The 15 Invaluable Laws of Growth: Chapter Seven

February 19, 2013 — 4 Comments


To Maximize Growth, Develop Strategies

This may be one of the hardest things to do to keep growing. No, not to develop a plan, the hard part is to believe that you need one.

© luna2631 - Fotolia

© luna2631 – Fotolia

When you stop planning your life, you stop growing and you start regressing. Nothing stays the same, if you stop growing everything around you is still changing and improving, and you’re not.When looking at the following list of areas in a person’s life, I would think that most of us plan our careers. But how many people plan other areas of their life? Here’s a list of life activities, do you let them happen by chance and which areas of your life should receive the most planning for growth?

  • Career
  • Faith
  • Family
  • Health
  • Hobby
  • Marriage
  • Personal Growth
  • Free Time

We know (or must people know) why you need to work, to fill our basic needs of food, clothing and shelter. Everything else is optional after that and the level of your basic needs is determined by your expectations. Some people are comfortable living on government subsidies, others would rather work to death then accept a hand out.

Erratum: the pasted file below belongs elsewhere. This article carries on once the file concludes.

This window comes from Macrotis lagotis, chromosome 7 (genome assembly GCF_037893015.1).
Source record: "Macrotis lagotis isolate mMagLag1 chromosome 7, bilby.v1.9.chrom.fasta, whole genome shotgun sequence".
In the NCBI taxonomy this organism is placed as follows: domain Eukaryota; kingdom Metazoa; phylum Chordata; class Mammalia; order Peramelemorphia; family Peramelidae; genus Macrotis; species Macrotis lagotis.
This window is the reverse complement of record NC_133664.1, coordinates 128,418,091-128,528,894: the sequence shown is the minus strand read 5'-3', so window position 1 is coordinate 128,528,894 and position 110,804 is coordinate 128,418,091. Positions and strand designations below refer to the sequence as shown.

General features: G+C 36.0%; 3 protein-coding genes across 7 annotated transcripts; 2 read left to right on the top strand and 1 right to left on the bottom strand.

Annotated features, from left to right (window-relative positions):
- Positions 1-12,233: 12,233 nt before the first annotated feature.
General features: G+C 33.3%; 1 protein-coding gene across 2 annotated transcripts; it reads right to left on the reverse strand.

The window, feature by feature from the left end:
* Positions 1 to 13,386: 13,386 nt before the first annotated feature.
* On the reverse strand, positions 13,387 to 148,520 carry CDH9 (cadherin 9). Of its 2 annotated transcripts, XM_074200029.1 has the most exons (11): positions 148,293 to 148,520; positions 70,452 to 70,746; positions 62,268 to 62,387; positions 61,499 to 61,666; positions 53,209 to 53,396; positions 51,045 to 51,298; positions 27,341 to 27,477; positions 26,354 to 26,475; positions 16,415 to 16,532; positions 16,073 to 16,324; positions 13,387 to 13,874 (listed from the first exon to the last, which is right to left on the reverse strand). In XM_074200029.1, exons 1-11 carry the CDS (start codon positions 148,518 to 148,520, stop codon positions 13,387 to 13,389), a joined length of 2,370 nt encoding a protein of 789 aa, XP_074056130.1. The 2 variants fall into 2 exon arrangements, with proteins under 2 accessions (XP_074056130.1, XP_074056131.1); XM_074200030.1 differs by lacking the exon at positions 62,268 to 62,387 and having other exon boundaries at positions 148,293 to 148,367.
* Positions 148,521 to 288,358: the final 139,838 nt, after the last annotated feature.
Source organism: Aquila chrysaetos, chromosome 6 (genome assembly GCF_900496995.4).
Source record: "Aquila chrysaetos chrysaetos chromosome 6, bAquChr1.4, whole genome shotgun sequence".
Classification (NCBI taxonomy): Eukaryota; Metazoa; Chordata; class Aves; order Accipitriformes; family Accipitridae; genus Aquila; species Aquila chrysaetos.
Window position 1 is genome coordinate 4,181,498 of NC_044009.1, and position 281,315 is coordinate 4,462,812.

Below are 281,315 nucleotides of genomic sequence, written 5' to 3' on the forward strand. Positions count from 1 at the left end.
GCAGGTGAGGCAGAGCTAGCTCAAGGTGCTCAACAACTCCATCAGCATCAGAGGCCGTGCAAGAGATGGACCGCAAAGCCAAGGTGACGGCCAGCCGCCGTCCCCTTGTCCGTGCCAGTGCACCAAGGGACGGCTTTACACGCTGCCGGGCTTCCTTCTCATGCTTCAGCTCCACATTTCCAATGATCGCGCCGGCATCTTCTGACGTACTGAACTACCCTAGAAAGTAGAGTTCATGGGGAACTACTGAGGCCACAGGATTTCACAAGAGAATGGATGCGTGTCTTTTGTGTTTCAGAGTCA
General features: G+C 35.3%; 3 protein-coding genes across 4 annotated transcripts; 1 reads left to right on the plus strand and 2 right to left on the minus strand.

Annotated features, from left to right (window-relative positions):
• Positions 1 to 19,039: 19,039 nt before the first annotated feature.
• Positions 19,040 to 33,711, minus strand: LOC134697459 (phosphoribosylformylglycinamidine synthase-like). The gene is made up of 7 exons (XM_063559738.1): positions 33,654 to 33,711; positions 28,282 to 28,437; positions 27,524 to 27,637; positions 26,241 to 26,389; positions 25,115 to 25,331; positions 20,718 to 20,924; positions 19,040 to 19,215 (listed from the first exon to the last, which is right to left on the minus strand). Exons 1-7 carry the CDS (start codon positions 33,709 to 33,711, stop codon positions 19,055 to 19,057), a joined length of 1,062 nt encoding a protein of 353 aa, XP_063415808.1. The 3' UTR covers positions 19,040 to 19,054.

Both of these groups of people need to design systems to grow, but the first group either has a self-limiting mindset or just lazy. The second group doesn’t have time to design a growth system beyond work, and if they’re not advancing then that plan isn’t working either.

I think there are two basic reasons people don’t develop growth plans. Some people don’t believe that they should or need to and others think that it’s too complicated. In order to design a system that works for you John lists five questions to ask yourself when designing or refining your systems for growth.

  • The Big Picture – Will this system help you reach your big-picture goals?
  • Your Priorities – Is this system consistent with your goals?
  • Measurement – Does this system have a tangible means of determining your success?
  • Application – Does this system have a built in bias toward action?
  • Organization – Does this system make the best use of your time?
  • Consistency – Will you repeat this system on a regular basis?

I think another question you need to ask yourself before these five questions is; “Why?”

Why is it important for you to have a growth plan in specific areas of your life?

What are the benefits if you do? What are the consequences if you don’t?

Take some time this week to explore these thoughts.

“If you don’t design your own life plan, chances are you’ll fall into someone else’s plan. And guess what they may have planned for you? Not much.”   ~ Jim Rohn



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4 responses to The 15 Invaluable Laws of Growth: Chapter Seven

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